Law School Interviews

Last updated: July 7, 2013

by Andy Cornblatt
Georgetown University Law Center

"The law school admissions process is so impersonal - I send in my application and answer all the questions, but pieces of paper just can't represent who I am. Why can't law schools have evaluative interviews like colleges do?"

Law school admissions officers have heard this criticism time and again, and I think that most of us are sympathetic to the concern voiced above. In an ideal world, we would love the opportunity to interview everybody and have the results of that interview play an important role in the decision making process.

Unfortunately, we live in the world of the practical not the ideal. Law school representatives simply cannot afford to travel around the country to interview each applicant individually. Most under-graduate schools that have the same number of applicants as law schools do have admissions staffs that are five or six times larger. While it might be possible to interview those applicants who live near a particular law school, it is not equitable to give those people an advantage that people thousands of miles away do not have.

Having said all of this, I do recommend that applicant’s visit their top choice schools if they can afford the time and money to do so. Most law schools do not have evaluative interviews, but they will schedule appointments for informational meetings. While these meetings may not give people the optimal opportunity, they do give them the chance to raise and discuss aspects of their application that might otherwise go unnoticed. In addition, visits to law schools allow you to look at the school, talk to the students, and generally get a sense of whether you would be happy spending the next three years there.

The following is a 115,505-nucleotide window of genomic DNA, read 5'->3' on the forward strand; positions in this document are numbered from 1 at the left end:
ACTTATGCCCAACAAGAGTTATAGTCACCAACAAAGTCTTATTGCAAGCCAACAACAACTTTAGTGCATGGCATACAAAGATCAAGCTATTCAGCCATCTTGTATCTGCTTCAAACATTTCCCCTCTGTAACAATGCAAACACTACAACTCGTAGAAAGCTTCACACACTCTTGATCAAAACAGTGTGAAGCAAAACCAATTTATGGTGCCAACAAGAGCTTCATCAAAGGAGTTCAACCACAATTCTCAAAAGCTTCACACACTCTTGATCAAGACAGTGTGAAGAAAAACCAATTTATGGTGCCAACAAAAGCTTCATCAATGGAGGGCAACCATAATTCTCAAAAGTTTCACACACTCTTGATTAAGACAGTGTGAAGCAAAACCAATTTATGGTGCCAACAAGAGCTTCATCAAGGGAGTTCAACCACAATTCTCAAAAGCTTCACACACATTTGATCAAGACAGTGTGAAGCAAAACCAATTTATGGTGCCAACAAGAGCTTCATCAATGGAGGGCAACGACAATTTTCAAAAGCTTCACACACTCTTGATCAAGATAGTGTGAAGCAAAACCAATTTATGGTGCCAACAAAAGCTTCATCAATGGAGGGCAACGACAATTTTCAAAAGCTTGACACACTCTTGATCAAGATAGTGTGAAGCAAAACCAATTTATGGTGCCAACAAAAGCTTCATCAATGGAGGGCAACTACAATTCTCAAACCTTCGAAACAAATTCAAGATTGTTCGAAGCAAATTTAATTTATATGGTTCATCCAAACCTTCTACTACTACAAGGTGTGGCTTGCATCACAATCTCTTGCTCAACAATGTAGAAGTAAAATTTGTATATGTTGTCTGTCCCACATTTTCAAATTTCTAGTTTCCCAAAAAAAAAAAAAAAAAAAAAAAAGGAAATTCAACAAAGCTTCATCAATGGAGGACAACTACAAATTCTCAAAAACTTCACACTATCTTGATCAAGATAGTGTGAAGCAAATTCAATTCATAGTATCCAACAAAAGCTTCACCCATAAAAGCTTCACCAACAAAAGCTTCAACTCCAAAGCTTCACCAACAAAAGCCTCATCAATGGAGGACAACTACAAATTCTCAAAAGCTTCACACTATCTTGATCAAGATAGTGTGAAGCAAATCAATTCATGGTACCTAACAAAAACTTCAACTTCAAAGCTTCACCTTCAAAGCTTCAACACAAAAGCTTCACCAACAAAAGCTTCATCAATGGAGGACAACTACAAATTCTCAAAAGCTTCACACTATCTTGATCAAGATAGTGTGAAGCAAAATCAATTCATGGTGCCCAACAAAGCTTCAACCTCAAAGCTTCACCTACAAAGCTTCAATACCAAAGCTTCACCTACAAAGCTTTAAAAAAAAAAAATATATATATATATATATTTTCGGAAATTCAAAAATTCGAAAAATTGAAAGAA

These meetings can be arranged by a phone call to Admissions Offices to set up an appointment.  Do not simply drop by and expect to be able to see somebody. These are professional offices and should be treated as such. There is no particular strategy to follow when preparing for these meetings. Have questions ready about the school and be prepared to speak briefly on your behalf. This is particularly true for anyone on a waiting list who visits a school to find out information about her/his chances. There is a fine line between being very interested in attending a particular school and going overboard in your enthusiasm, just as there is a fine line between confidence and arrogance. Be careful.

Finally I strongly recommend that you visit schools in which you are interested and where you have been accepted. While others may envy your alternatives, the choice can be a very difficult one. Talk to people at the school with what is now a more critical point of view. You are now in the delicious position of interviewing the school rather than vice versa.

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